Rome (unit 4)

By , October 6, 2011 9:05 pm

Welcome to Rome! We will continue to improve our HTC skill of examining causes and consequences. We’ll practice progress and decline (part of continuity and change) and historical perspectives.

Aqueduct at Segovia

The Republic: Did Expansion Lead to Decline? 

The Republic of Rome

Introduction to Rome (slides)

Key Learning About the Republic:

privileges of Roman citizenship – who wanted them? who didn’t want to give them away to others? Why not? What was the potential for conflict?

government balance – how did they make a monarch-like power without the power of a monarch?

dictatorship: what’s the danger of this position?

sample key words: ‘balanced’ republic, consuls, tribunes, Senators, citizenship, patrician, plebeian, Romanization, triumvirate, rex, etc .


La morte di Cesare

  1. Complete Alternative Interpretations of Caesar_shortened (handout).

Caesar knew the Republic was no longer functioning, at least in the interests of anyone other than Senators. Was his solution to be emperor-like the best one?

Augustus – the First Roman Emperor but Not in Name

Bust of Augustus from the Museum of Fine Arts in Boston. late 30s or 40s CE.

Augustus as Priest.

Minds On: What lessons did Octavian/Augustus have to learn from what happened to Julius Caesar? If ever there were a case of thinking fast (Caesar) and thinking slowly (Augustus). Augustus had to make sure not to repeat the mistakes of his adopted father – who was killed for his mistakes. In other words, did he go to far in making changes rather than assuring continuities?

Caesar-v_Augustus_PROJECTOR-slide (quotes)

“Make haste slowly.”


Now let’s look at some of the things Augustus accomplished in his long rule and the different groups of people he had to satisfy in order to remain in power and alive.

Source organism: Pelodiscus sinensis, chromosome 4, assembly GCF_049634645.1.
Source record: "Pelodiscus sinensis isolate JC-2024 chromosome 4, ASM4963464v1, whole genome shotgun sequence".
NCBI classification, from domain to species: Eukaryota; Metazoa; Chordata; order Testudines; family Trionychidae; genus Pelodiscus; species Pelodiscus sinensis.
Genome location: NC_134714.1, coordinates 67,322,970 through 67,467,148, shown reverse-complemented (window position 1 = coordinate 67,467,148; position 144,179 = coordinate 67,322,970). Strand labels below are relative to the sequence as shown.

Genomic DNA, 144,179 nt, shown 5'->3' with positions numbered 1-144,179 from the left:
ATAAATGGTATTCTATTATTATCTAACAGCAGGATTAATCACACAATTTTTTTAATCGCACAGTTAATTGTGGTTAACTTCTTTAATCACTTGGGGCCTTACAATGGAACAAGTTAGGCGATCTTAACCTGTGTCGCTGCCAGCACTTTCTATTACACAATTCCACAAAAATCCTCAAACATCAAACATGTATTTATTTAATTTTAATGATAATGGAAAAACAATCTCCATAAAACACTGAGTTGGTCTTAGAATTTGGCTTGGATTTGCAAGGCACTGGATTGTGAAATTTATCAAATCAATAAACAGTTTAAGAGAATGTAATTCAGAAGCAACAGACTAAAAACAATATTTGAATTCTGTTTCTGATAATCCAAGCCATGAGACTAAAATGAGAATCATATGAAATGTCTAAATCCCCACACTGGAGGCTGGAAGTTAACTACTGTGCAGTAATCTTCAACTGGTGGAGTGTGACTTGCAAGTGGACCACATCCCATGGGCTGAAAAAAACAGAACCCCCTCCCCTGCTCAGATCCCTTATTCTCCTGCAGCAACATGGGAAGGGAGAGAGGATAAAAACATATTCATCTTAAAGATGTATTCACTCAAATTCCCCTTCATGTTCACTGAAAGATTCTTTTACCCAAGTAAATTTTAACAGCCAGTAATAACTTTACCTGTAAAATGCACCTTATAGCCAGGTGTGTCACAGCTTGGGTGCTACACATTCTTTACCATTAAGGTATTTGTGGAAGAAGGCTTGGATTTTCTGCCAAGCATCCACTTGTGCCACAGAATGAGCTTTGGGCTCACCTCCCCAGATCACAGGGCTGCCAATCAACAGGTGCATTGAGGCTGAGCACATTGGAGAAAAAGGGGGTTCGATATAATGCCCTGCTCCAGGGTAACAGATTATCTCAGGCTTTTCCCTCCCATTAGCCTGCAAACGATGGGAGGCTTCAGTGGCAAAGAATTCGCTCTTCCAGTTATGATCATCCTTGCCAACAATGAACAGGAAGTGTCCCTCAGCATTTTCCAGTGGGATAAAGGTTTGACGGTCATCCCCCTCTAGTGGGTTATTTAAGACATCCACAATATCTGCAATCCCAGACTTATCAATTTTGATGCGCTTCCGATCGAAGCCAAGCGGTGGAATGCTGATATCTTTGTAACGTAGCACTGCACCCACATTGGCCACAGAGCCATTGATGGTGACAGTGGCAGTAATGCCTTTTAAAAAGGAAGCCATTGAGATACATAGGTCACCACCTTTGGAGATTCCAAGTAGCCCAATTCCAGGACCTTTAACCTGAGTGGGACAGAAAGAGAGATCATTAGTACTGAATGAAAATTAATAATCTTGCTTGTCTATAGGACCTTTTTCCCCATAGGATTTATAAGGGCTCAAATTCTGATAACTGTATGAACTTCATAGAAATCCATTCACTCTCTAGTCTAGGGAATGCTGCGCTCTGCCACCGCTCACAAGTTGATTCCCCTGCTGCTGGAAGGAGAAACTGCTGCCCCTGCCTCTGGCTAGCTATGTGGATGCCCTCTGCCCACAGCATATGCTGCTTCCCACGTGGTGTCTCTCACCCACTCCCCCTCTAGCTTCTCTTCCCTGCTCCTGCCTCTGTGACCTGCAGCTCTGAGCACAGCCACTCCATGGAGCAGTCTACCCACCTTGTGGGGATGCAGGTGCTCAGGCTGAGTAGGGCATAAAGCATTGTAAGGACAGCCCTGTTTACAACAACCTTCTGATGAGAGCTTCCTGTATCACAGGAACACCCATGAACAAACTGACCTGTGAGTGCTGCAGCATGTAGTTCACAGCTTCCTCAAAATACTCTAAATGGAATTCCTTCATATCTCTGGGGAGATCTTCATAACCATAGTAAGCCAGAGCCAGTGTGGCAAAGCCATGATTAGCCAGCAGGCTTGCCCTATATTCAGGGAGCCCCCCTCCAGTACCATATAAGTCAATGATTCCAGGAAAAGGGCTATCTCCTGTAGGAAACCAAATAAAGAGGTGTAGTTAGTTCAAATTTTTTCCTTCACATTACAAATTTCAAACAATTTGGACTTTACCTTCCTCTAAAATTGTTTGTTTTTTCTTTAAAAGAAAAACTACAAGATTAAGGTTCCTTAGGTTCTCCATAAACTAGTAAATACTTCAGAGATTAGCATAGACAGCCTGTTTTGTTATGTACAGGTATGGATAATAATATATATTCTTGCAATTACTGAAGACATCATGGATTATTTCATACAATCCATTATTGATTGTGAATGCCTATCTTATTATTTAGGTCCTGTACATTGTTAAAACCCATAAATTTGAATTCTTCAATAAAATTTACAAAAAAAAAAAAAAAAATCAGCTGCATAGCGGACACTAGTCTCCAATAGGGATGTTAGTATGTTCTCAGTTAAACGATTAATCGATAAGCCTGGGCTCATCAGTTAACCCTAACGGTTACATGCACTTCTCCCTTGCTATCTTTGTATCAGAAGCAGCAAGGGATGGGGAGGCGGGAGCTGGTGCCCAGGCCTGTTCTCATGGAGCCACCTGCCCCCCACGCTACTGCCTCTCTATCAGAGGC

What do you think of Augustus’s character after doing this activity?

  • smart,
  • calculating
  • cunning
  • self-preserving
  • other?

In terms of continuity and change, do you think Augustus balanced changes with tradition?


What is your interpretation of Augustus after each document? How does your view of Augustus change with the addition of each new piece of information?

Decline of  the Roman Empire – generic factors

How did this all fall apart?

In specialized groups, read and annotate Decline of the Roman Empire articles (they are all pretty generic, without specific emperor names or dates). Then share with your mixed group and enter information onto the factors worksheet.

Empire overview of decline: Articles_Decline_Rome

Currency and the Collapse of the Roman Empire (infographic) = article 5

Analyzing the Causes of Decline: 

In mixed groups, using the white boards, use only the names of the causes (economic, military, etc) and draw arrows between them. Indicate if arrows are direct or indirect causes.

Debriefing Task (after looking at all groups’ whiteboards)

Identify #1 causal factor, and least important causal factor.

key words from each of the factors in decline:

  • political
    • corruption, disloyalty, fraud, conflict, political incompetence
  • economic